Fairphone continues to push boundaries and lead the Android ecosystem when it comes to system updates. The company announced it is shipping Android 10 for the Fairphone 2, a six-year-old device that originally shipped with Android 5.
Six years of major updates is unheard of in the Android market. Most Android companies charge iPhone-level prices but don’t offer iPhone-level support, which is six years of major updates. The best you can get from more mainstream Android OEMs like Google and Samsung are three years of major OS updates. Fairphone is a dramatically smaller company than its competition, but it is wiping the floor with them when it comes to updates.
For Fairphone, shipping Android updates for this long has meant going outside the normal update support structure. The Fairphone 2 uses a Snapdragon 801 SoC, and Qualcomm only supported that chip up to Android 6. Without Qualcomm’s help, Fairphone had to enlist the help of the Lineage OS Android community to get the phone updated. The difference between Fairphone and an aftermarket ROM is that Fairphone is still passing all of Google’s CTS tests and officially licensing the Play Store, which is a huge undertaking.
As for timing, the company says the beta program of Android 10 for Fairphone 2 is up and running here, and it should hit a final release in “early 2022.” Fairphone is also starting Android 11 beta testing for the Fairphone 3 and 3+ this week. The one negative thing you could say is that releasing 2019’s Android 10 in 2022 is pretty slow, but it’s hard to criticize the company too much when every other Android OEM would have abandoned users by now.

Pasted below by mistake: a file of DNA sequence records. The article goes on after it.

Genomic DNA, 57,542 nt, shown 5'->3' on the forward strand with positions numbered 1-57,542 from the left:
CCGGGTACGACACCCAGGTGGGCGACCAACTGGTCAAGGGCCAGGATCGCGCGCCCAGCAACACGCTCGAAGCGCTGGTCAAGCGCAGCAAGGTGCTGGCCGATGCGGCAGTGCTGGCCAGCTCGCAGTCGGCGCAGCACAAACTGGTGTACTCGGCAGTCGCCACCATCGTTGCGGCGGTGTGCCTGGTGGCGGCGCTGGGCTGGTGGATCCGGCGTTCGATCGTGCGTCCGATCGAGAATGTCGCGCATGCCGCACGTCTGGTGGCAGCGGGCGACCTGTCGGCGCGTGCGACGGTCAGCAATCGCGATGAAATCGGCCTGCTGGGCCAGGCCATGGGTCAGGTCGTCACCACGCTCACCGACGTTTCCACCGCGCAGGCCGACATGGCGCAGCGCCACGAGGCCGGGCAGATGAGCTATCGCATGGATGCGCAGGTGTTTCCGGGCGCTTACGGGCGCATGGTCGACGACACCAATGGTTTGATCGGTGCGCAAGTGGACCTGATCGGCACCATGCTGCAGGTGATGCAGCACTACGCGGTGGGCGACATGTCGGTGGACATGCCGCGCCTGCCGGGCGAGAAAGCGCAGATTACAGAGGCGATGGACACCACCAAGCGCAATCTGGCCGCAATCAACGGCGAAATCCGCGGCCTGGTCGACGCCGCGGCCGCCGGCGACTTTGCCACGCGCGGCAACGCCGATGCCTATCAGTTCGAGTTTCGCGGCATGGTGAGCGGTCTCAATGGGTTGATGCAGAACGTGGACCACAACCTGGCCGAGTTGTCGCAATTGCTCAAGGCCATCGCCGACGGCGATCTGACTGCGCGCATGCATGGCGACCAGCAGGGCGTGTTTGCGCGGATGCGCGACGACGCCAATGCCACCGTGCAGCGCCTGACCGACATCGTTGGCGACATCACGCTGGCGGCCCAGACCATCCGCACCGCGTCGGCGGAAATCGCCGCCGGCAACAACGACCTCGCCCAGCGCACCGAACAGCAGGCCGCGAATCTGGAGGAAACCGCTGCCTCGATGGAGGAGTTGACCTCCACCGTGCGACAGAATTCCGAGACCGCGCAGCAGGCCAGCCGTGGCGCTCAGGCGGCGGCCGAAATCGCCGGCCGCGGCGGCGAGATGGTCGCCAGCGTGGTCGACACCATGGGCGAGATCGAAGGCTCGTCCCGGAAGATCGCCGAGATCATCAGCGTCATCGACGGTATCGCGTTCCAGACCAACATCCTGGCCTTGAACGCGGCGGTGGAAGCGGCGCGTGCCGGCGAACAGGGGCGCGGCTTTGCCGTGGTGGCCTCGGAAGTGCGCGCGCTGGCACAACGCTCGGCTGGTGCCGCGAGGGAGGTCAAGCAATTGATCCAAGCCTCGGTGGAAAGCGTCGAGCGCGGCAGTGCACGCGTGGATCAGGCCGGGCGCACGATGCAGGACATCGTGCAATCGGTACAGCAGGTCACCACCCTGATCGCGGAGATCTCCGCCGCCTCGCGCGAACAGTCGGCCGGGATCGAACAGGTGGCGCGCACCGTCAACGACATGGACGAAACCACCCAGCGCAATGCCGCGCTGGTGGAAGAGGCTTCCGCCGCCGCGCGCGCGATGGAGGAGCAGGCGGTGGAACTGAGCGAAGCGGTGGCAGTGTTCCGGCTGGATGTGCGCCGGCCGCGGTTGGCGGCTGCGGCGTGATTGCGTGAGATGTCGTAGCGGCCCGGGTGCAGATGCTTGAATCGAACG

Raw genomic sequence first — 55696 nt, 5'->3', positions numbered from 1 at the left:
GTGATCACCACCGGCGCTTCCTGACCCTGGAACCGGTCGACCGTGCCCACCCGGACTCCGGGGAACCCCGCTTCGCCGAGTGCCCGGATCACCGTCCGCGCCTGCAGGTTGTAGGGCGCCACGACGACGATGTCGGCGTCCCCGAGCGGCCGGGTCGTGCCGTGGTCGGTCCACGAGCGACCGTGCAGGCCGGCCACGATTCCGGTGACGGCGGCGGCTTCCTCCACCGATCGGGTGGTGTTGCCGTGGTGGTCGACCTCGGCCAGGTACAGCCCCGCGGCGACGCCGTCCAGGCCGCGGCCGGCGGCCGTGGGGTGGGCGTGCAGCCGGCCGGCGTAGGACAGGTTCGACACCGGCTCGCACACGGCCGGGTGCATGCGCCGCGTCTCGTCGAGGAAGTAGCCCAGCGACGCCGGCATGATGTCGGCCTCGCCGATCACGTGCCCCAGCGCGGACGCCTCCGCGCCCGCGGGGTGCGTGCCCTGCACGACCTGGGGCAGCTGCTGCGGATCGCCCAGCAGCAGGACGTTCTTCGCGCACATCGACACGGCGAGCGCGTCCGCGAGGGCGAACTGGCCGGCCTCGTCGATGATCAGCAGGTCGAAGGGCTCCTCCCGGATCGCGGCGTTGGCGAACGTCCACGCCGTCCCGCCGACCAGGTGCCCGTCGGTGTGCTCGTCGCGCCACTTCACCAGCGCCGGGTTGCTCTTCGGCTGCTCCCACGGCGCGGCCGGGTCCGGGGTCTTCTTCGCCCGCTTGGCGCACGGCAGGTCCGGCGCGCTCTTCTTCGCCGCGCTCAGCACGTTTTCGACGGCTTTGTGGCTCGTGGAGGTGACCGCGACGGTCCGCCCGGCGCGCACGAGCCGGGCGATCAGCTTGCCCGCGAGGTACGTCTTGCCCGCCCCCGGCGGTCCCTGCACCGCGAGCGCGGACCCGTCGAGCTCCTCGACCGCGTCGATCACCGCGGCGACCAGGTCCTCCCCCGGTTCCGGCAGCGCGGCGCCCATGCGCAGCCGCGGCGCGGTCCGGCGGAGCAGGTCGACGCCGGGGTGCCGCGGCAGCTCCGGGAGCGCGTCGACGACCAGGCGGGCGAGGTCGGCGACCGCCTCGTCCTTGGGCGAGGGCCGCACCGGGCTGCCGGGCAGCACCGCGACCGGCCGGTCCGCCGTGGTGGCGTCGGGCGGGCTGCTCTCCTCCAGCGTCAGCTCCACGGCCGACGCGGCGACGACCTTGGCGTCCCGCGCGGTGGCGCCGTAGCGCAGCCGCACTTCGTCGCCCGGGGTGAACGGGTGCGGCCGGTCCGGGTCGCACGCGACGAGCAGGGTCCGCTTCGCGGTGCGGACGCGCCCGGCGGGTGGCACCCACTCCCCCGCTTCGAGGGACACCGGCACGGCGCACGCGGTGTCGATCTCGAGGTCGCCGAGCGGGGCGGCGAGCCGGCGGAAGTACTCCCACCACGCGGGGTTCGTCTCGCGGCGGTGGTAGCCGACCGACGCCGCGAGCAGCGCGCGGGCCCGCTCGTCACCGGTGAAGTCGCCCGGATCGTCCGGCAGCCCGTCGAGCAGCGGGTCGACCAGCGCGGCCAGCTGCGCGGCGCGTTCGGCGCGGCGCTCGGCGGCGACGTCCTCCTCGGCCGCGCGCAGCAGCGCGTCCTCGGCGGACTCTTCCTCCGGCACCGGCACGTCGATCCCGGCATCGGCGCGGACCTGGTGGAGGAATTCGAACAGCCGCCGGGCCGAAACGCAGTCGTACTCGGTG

Lots of companies give lip service to the idea of reducing e-waste but stop when it impacts their bottomline. Along with Apple, Fairphone is the only other smartphone company that puts its money where its mouth is and offers long-term smartphone support. While Apple is a multi-trillion-dollar company with all the resources in the world, Fairphone proves any OEM can offer long-term support if it wants to; they just don’t want to invest the time and money to make it happen.